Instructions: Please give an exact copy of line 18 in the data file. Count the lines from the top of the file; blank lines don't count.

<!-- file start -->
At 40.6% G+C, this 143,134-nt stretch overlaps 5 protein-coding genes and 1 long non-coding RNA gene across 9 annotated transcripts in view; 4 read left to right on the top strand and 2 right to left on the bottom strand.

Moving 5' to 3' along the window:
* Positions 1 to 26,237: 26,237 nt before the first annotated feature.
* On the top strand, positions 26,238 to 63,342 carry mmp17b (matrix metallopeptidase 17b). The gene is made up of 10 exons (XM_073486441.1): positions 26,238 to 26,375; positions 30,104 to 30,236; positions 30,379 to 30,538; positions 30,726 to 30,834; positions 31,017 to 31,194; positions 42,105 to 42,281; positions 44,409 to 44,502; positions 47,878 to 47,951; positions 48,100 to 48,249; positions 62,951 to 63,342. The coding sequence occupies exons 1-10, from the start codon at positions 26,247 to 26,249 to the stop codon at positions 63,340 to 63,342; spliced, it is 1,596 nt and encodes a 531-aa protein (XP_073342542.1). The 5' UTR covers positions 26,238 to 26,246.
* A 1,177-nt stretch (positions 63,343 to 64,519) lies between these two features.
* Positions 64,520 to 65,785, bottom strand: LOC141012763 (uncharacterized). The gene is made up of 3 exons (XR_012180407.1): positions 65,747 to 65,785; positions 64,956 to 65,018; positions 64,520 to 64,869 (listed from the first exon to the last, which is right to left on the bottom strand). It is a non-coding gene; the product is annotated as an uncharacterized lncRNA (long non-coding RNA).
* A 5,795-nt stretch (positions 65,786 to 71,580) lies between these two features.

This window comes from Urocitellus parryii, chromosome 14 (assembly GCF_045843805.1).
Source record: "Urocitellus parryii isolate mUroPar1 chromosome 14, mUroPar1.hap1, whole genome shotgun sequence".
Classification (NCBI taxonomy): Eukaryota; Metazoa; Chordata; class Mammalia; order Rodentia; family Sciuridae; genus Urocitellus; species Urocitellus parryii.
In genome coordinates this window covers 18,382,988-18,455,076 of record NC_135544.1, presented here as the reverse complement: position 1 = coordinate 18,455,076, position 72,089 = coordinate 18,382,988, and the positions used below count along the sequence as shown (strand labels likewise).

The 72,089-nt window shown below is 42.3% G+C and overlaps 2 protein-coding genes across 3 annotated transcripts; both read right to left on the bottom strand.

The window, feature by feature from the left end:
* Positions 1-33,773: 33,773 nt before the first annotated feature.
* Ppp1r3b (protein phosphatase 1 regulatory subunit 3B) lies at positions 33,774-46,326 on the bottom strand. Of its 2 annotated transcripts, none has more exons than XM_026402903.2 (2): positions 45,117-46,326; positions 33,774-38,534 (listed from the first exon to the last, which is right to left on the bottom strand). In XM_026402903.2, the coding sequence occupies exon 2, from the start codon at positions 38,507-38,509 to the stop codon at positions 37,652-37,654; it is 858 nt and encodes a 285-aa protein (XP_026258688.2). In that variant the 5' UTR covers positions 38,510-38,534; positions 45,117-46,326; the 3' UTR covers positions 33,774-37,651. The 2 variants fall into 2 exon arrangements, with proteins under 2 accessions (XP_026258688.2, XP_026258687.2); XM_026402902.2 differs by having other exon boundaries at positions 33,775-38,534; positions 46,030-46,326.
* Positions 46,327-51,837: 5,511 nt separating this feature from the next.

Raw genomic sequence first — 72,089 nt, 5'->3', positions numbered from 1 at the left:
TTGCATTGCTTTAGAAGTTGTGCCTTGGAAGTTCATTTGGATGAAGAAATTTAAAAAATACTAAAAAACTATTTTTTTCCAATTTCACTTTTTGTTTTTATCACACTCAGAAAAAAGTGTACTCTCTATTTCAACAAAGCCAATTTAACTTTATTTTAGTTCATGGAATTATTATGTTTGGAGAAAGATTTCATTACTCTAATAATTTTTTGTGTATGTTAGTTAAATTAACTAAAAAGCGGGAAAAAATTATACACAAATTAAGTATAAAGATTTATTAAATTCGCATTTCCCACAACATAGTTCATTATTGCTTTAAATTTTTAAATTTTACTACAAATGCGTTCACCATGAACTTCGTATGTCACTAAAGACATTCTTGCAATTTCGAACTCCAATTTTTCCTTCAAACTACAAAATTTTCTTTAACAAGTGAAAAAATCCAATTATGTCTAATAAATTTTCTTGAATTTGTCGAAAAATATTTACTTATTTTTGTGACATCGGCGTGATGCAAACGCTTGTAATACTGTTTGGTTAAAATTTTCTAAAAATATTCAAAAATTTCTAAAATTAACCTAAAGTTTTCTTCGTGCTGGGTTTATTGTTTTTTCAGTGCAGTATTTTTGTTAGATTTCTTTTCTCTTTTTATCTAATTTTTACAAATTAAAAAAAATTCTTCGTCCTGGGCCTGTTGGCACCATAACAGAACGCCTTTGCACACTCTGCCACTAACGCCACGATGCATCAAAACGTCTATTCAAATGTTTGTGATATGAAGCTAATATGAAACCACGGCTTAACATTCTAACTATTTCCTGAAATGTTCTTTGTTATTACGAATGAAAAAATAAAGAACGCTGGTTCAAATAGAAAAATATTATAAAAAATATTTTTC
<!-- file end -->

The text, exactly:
TTGCATTGCTTTAGAAGTTGTGCCTTGGAAGTTCATTTGGATGAAGAAATTTAAAAAATACTAAAAAACTATTTTTTTCCAATTTCACTTTTTGTTTTTATCACACTCAGAAAAAAGTGTACTCTCTATTTCAACAAAGCCAATTTAACTTTATTTTAGTTCATGGAATTATTATGTTTGGAGAAAGATTTCATTACTCTAATAATTTTTTGTGTATGTTAGTTAAATTAACTAAAAAGCGGGAAAAAATTATACACAAATTAAGTATAAAGATTTATTAAATTCGCATTTCCCACAACATAGTTCATTATTGCTTTAAATTTTTAAATTTTACTACAAATGCGTTCACCATGAACTTCGTATGTCACTAAAGACATTCTTGCAATTTCGAACTCCAATTTTTCCTTCAAACTACAAAATTTTCTTTAACAAGTGAAAAAATCCAATTATGTCTAATAAATTTTCTTGAATTTGTCGAAAAATATTTACTTATTTTTGTGACATCGGCGTGATGCAAACGCTTGTAATACTGTTTGGTTAAAATTTTCTAAAAATATTCAAAAATTTCTAAAATTAACCTAAAGTTTTCTTCGTGCTGGGTTTATTGTTTTTTCAGTGCAGTATTTTTGTTAGATTTCTTTTCTCTTTTTATCTAATTTTTACAAATTAAAAAAAATTCTTCGTCCTGGGCCTGTTGGCACCATAACAGAACGCCTTTGCACACTCTGCCACTAACGCCACGATGCATCAAAACGTCTATTCAAATGTTTGTGATATGAAGCTAATATGAAACCACGGCTTAACATTCTAACTATTTCCTGAAATGTTCTTTGTTATTACGAATGAAAAAATAAAGAACGCTGGTTCAAATAGAAAAATATTATAAAAAATATTTTTC